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Liz Warren’s Student Loan Lie

Never one to miss an opportunity to position herself as the compassionate messiah, millionaire advocate for the nation’s poor and pretend Native American Senator Elizabeth Warren D-MA, has now taken up the cause of student loan reform. She wants to force banks to lower interest rates. Only problem is, she’s got the facts wrong, and, oh yeah, she’s lying. College Fix contributor Ian Tuttle, of St. John’s College, writes for National Review:

Warren, for her political convenience, has studiously misrepresented the interest rates extended to banks. “The banks pay interest that is one-ninth of the amount that students will be asked to pay,” she complained. “That’s just wrong. It doesn’t reflect our values.” Warren derided the notion that “the banks get exceptionally low interest rates because the economy is still shaky and banks need access to cheap credit to continue the recovery,” adding, “our students are just as important to our recovery as our banks.”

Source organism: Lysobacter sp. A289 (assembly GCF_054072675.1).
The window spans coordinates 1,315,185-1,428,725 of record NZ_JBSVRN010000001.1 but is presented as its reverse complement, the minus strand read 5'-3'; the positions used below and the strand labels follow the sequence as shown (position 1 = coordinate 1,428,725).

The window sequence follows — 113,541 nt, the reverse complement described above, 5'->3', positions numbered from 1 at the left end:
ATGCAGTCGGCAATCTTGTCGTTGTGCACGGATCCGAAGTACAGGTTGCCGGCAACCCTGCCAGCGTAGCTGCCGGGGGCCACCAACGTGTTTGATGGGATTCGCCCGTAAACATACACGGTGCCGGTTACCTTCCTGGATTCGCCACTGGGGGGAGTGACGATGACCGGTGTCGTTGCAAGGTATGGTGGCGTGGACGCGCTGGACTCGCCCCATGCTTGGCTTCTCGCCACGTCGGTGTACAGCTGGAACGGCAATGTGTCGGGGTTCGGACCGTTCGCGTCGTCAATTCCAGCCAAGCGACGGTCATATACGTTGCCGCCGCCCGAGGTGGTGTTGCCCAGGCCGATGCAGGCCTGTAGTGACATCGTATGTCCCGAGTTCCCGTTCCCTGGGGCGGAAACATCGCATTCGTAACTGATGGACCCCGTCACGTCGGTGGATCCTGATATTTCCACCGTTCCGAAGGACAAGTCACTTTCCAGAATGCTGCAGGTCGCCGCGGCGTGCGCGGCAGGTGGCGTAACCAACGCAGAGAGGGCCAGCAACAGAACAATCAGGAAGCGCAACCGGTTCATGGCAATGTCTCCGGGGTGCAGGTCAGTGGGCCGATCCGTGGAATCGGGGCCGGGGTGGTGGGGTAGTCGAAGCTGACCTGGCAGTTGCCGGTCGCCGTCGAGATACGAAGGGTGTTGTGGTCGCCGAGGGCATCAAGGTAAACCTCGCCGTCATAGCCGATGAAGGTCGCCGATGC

What Warren is alluding to is the Federal Reserve Discount Window, which the Fed defines as “an instrument of monetary policy that allows eligible institutions to borrow money, usually on a short-term basis, to meet temporary shortages of liquidity caused by internal or external disruptions.” Warren may have been a professor in a past life, but even the most rabid deconstructionist is unlikely to associate an “institution” that has “temporary shortages of liquidity” with a typical college student.

But it is not confusion; it is misrepresentation. The Discount Window is an emergency measure used to prevent runs on banks; it is offered “short-term.” And these measures are typically very short-term: frequently, overnight.

As the Daily Beast’s Megan McArdle observes, “No one except possibly a lunatic has told Elizabeth Warren that banks are getting 0.75 percent at the discount window as a thank-you for all the hard work they’re doing helping the economy.” Banks get those low rates for three sound reasons: “The borrowers have assets and income that are easy to seize, the loans are quite short term, and the banks are required to put up collateral. . . . Students, on the other hand, are borrowing for a decade, and the only thing they’re putting up as a guarantee is their character.”

Read Ian Tuttle’s full story on Warren’s student loan lie at National Review Online.

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